Home Uncategorized Is Glas iad na Cnoic atá i bhfad uainn

Is Glas iad na Cnoic atá i bhfad uainn

The recent decision of Dublin’s dual prodigy Ciarán Kilkenny to return home after just a few short months into a professional career in Aussie Rules has been the subject of much debate and analysis. A professional sports career in the warm climate of Australia? Or attempting to balance a full-time job on top of the commitment that is training with a top class inter-county panel, which can include gym sessions at six am and trainings late at night on cold and wet winter evenings in Ireland? An easy choice.

Returning home to Jim Gavin’s squad before the league kicks off is a culture shock. A new management is just what a young player trying to break-in craves. Through this latest media frenzy about the Castleknock man, it has been largely forgotten that he has not yet fully established a starting birth, having made his championship debut by coming on against Mayo in the All-Ireland semi-final last August. However, due to the tug-of-war that is the hurling/football divide in the capital, Gavin will be keen to give the young star plenty of game-time to stave off the appeal of Anthony Daly’s hurlers, who are due a big championship.

An exodus down under has evolved as a serious problem for the GAA in recent years. Setanta Ó hAilpín was the first high profile case in 2003. Opting for the lifestyle of a professional sportsman was a simple one in his view. But deep down, he never forgot hurling, returning to aid Na Piarsaigh to a county championship the following year, alongside his brothers.

Tadhg Kennelly is another who returned to the old sod in search of further glory after a successful spell with the Sydney Swans. “I will always miss Aussie Rules and I won’t cut my ties to Australia, but I want to win an All-Ireland with Kerry.” He didn’t have to wait long, helping the Kingdom to another Sam Maguire in 2009, writing an autobiography in the aftermath, aptly entitled Unfinished Business.

But is ‘parish pride’ the only defence against the lure of a professional sports contract in the GAA’s arsenal? A dissenting voice came through Down native Caolán Mooney. He described the toll placed on young stars in sport, “You’d be so tired and there were days where you just could not be bothered. You just didn’t want to be there. It’s mentally draining. It just takes every bit of energy you have… I just thought, the sooner I get out of here the better.”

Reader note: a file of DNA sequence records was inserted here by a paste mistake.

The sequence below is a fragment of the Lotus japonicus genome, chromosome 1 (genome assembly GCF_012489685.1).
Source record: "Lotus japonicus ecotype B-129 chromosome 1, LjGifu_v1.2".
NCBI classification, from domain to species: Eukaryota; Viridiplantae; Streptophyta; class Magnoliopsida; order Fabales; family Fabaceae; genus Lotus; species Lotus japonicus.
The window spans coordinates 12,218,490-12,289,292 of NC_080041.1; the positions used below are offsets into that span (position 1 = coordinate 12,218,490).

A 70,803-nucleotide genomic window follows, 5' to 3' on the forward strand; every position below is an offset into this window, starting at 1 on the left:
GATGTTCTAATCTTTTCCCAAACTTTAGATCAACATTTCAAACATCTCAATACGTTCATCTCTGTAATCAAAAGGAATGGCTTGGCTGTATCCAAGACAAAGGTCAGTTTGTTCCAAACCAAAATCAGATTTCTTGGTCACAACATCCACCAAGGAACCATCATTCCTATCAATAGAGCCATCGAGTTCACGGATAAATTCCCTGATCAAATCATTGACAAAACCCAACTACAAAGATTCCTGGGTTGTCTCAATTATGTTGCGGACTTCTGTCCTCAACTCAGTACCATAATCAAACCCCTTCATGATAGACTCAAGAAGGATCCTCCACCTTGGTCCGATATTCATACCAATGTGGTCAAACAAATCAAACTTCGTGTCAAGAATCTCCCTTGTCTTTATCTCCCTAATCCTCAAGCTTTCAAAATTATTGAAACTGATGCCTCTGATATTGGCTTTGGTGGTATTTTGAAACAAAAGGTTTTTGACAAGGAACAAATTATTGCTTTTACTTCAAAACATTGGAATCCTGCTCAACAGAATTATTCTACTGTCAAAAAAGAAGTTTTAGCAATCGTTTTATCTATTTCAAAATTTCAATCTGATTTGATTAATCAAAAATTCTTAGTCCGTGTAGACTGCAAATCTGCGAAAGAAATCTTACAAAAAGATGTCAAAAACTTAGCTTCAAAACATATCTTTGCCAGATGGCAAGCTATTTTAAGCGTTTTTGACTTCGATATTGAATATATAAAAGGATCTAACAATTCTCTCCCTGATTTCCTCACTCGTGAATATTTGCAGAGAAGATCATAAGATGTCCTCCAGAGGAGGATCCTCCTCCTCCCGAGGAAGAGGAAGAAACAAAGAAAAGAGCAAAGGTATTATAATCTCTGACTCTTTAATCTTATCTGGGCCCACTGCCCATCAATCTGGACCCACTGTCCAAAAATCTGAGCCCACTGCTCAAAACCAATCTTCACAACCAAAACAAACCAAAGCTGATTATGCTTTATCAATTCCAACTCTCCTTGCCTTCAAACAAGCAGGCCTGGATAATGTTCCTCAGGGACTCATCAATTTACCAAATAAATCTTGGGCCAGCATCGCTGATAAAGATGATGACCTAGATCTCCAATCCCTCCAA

“It’s at the point where you train professionally but you don’t get any money for it,” he went on, raising a critical point. Did the GAA inadvertently create a beast through their ties with the AFL, providing them with a huge resource of talent from which to draw from? And some might note that Croke Park can do little about it, apart merely simple propaganda by highlighting the reasoning of Kilkenny as best they can.

Australian Rules has not been the only professional sport snapping up the best GAA talent. We have seen many top-players abandon both hurling and gaelic football for the likes of rugby and soccer. Another Kilkenny-esque move came a few years ago came when Ipswich Town goalkeeper Shane Supple decided the life of a professional soccer player was not for him, returning to Dublin, where he is being kept off the starting team by Stephen Cluxton, who many consider to be the greatest shot-stopper of all time in the sport. So trading a starting role for Ipswich for a substitute spot for Dublin? ‘Each to their own’ some might say. For the passion for a sport you love is the other answer.

There is always going to be obstacles for the GAA if is to remain truly amateur. But like any strong institution, its strength lies in its foundations. A sense of local pride is instilled from grass-root level. You are taught to represent your team with pride, and there is no culture of mercenary players switching teams for personal gain, with a possible exception or two. This is what makes the GAA great, and what may entice the likes of Ciarán Kilkenny to return, or maybe not to leave in the first place.

SPORT IS EVERYTHING. Brian Barry.

About Brian Barry